Research assistant Jordan Hofmeister evaluated the experience of Peer Learners (similar to teaching assistants) in a flipped classroom environment relative to the criteria of High Impact Practices of Kuh. He won second place in the Graduate/Undergraduate Student Oral Competition category at the 101st Canadian Chemistry Conference and Exhibition for his work.
“We’ve been doing a really excellent job at Mount Royal of drawing students in to chemical research and chemistry research. We’ve been feeding students out to graduate school even without a major, and so we’re very excited for this opportunity now to move students through the new chemistry program knowing that we’re going to produce some of the best graduates that Mount Royal has to offer,” McCollum says.
Fourth-year cellular molecular biology student Juhene Khalil is carrying out research with Lovallo right now. “We've redesigned the dry labs (non-experimental). What we did was we took out a software program called Odyssey, and we replaced them with free online digital learning resources. We were trying to see if they help students with concepts in chemistry, long-term retentions.”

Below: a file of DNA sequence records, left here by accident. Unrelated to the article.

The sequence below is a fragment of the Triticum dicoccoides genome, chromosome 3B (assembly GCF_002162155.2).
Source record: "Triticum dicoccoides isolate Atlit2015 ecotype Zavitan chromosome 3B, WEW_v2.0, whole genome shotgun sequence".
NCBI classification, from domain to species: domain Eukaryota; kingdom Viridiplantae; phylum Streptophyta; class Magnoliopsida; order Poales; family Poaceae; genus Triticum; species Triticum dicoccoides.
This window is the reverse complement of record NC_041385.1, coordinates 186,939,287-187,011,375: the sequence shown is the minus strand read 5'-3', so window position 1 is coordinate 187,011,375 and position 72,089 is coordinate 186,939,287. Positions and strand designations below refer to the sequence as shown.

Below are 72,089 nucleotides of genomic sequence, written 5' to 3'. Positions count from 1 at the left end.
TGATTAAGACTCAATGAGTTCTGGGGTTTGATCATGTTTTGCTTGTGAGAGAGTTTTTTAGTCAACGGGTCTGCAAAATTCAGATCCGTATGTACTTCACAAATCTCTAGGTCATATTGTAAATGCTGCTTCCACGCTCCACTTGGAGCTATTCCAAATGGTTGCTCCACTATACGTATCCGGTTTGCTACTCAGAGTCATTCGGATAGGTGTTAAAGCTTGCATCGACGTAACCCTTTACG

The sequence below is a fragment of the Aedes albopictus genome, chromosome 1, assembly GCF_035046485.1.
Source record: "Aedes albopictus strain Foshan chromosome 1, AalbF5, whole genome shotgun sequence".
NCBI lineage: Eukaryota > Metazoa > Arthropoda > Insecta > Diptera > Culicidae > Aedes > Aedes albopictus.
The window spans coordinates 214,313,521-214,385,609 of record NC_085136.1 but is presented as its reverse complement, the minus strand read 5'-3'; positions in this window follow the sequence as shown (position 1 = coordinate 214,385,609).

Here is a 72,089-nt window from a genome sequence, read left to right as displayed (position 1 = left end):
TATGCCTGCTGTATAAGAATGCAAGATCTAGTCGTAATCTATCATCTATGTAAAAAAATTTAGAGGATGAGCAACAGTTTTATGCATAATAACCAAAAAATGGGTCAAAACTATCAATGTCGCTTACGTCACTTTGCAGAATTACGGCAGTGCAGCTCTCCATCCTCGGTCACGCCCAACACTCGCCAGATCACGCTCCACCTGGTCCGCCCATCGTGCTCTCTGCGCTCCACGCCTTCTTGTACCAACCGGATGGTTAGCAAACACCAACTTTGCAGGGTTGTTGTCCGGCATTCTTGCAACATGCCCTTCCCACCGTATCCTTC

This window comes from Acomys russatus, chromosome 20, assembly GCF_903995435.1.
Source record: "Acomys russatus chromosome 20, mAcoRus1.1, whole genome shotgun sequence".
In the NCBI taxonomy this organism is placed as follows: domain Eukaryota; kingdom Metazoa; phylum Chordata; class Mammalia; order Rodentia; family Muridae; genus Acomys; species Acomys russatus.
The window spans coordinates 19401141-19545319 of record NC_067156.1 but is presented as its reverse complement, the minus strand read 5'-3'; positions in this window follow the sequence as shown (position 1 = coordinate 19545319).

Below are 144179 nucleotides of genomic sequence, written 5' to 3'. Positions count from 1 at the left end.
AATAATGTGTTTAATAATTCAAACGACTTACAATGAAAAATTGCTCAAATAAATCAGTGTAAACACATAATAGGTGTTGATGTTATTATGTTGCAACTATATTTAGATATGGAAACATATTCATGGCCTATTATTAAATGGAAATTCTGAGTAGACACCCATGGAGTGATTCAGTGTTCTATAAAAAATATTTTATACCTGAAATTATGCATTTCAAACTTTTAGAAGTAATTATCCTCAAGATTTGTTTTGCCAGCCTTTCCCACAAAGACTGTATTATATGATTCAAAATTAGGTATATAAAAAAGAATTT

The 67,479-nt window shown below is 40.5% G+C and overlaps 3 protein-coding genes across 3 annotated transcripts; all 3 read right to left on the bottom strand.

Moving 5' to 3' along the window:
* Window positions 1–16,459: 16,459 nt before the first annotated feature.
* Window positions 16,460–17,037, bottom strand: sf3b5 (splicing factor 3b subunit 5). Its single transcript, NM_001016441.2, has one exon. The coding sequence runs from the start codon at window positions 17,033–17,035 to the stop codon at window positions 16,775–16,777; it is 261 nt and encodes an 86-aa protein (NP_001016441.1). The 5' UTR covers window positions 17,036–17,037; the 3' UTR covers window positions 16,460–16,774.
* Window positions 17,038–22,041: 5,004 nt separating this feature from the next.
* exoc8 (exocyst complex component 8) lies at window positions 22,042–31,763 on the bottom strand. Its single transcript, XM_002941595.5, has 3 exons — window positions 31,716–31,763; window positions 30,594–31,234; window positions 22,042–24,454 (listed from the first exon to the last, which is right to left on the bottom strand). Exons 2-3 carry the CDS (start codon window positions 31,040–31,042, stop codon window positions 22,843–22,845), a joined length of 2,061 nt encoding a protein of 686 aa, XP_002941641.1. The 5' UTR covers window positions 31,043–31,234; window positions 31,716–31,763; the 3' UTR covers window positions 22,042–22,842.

Although too far along in her current major to switch to the chemistry degree, Khalil says that the chemistry labs she was able to take helped her find her passion for scientific research “I think it's just actually doing something and seeing it,” she says. “We see it on paper all the time. But actually seeing it in your eyes, you're like, 'Wow. This is actually true. It's not just something that someone came up with.' "
Sept. 10, 2018 ― Michelle Bodnar